Thursday, July 19, 2012
At the IABMAS (International Association for Bridge Maintenance and Safety) 2012 conference, I presented a case study we conducted some time ago for a local bridge owner.
The abstract of the paper is as follows:
A 50-year-old bridge showed large cracking in the approach bridge parts due to restraint of deformation and support settlement. After repair, it was uncertain at which crack width the traffic loads on the bridge should be further restricted. The shear capacity was calculated by counting on the aggregate interlock capacity of a supposedly fully cracked cross-section. An aggregate interlock relation between shear capacity and crack width based on an unreinforced section was used to find the crack width at which the shear capacity of the section with a through crack becomes smaller than the shear capacity of the section without a through crack. Limits for crack widths at which load restrictions should be imposed were found. The large structural capacity of the cracked concrete section shows that the residual bearing resistance based on the aggregate interlock capacity of reinforced concrete slab bridges with existing cracks is higher than expected.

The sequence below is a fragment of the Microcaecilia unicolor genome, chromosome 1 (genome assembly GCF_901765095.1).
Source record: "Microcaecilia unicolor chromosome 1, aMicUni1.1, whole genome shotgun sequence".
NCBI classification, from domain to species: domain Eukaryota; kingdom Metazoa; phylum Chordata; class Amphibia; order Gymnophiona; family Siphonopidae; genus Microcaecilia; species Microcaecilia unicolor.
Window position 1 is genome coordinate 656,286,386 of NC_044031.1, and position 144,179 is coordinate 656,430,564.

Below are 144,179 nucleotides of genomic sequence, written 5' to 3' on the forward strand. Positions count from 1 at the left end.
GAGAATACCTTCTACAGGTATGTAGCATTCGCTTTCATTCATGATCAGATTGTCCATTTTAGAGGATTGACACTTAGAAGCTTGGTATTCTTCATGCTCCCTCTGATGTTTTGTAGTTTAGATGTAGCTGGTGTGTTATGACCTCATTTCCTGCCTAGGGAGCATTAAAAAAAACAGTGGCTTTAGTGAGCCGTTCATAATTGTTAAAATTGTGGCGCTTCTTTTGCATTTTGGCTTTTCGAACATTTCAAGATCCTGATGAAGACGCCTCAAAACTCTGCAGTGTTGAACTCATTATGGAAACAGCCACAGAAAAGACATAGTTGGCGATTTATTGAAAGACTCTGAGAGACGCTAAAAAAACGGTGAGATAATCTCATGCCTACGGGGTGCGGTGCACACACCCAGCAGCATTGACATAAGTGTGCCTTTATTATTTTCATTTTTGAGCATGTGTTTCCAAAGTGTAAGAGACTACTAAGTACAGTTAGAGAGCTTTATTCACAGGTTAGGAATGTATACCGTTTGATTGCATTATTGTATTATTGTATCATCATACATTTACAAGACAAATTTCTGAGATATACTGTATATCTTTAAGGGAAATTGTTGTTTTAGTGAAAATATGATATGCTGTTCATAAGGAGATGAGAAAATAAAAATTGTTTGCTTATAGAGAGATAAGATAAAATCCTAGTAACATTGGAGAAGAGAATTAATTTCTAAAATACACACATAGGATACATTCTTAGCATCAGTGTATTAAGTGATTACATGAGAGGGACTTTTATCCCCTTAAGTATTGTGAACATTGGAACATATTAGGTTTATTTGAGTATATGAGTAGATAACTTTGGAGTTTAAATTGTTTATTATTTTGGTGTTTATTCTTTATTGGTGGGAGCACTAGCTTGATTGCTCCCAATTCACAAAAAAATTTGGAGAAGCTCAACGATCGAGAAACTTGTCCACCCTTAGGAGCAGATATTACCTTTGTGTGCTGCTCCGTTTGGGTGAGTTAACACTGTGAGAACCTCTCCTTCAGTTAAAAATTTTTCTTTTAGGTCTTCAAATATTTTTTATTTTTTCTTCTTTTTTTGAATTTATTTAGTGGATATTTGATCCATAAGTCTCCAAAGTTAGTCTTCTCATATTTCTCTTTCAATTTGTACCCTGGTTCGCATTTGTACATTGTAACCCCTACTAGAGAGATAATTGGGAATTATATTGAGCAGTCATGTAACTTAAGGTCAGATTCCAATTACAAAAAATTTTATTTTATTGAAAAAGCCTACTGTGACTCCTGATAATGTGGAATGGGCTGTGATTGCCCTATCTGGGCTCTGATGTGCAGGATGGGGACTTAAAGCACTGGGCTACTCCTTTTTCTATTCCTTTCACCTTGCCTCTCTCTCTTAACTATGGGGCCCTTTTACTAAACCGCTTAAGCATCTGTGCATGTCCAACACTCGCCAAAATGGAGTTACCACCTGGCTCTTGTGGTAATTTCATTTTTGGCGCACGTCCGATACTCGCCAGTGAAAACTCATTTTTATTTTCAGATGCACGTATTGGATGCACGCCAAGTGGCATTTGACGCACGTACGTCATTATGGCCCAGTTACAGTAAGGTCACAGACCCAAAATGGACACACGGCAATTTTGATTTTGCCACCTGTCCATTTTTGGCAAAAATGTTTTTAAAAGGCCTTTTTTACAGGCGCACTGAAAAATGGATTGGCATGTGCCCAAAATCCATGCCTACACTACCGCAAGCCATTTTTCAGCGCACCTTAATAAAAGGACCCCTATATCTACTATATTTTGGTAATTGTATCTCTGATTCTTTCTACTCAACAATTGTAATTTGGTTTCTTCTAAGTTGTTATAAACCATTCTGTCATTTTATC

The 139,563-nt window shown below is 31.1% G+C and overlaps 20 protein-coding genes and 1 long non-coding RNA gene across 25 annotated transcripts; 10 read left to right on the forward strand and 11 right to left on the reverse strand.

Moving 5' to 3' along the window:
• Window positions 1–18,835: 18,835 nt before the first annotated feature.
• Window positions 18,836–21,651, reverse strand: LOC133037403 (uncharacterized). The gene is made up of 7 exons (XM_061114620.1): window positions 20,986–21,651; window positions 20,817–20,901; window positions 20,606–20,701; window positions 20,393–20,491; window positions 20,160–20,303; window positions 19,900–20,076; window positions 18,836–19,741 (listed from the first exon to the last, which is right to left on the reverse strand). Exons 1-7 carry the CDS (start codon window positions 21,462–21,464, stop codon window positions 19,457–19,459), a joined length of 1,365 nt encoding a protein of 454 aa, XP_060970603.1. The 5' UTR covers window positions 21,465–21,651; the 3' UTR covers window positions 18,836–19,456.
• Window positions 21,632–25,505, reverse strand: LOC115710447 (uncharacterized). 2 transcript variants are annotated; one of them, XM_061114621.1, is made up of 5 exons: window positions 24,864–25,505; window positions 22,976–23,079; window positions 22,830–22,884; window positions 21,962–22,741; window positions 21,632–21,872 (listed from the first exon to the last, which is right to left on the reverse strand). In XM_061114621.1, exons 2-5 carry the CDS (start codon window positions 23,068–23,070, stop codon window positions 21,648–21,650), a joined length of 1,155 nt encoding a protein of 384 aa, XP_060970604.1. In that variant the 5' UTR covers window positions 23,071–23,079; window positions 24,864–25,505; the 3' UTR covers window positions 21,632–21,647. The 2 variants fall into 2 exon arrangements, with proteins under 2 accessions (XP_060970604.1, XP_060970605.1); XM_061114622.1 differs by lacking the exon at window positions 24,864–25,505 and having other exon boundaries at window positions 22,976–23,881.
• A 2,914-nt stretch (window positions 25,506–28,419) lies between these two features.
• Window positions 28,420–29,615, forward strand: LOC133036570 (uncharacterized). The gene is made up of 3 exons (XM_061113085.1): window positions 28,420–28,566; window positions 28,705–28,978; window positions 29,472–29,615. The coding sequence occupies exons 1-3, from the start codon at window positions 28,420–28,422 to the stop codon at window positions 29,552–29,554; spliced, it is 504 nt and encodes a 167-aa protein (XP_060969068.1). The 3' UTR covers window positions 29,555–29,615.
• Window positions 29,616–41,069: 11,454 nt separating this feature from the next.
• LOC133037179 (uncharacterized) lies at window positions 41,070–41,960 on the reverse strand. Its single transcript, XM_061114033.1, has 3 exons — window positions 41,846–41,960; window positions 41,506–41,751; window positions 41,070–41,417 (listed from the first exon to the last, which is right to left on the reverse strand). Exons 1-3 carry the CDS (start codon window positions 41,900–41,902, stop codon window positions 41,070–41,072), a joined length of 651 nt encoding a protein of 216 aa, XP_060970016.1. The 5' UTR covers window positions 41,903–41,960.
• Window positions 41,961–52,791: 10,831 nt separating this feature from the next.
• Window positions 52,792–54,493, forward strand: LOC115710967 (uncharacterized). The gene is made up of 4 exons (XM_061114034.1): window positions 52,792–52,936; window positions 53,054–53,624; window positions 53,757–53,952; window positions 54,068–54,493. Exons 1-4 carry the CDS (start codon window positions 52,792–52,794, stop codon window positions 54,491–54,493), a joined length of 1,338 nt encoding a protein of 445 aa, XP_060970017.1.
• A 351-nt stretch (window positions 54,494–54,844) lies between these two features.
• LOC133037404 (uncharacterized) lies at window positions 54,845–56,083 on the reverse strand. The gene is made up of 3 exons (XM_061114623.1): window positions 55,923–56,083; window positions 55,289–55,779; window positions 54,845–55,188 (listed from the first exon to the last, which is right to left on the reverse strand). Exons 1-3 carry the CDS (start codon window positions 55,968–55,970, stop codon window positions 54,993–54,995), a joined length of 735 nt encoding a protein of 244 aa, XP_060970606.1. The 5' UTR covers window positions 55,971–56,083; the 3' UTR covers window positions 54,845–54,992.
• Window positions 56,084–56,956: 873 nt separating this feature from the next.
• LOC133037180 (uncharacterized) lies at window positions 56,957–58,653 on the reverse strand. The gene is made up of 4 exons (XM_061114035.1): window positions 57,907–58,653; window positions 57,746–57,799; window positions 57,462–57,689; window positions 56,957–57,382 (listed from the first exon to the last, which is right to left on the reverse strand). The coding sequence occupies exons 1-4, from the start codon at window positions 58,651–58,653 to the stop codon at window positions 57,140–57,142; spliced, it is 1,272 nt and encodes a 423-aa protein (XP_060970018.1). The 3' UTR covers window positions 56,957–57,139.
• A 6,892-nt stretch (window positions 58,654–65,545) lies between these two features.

And here are the slides of my presentation: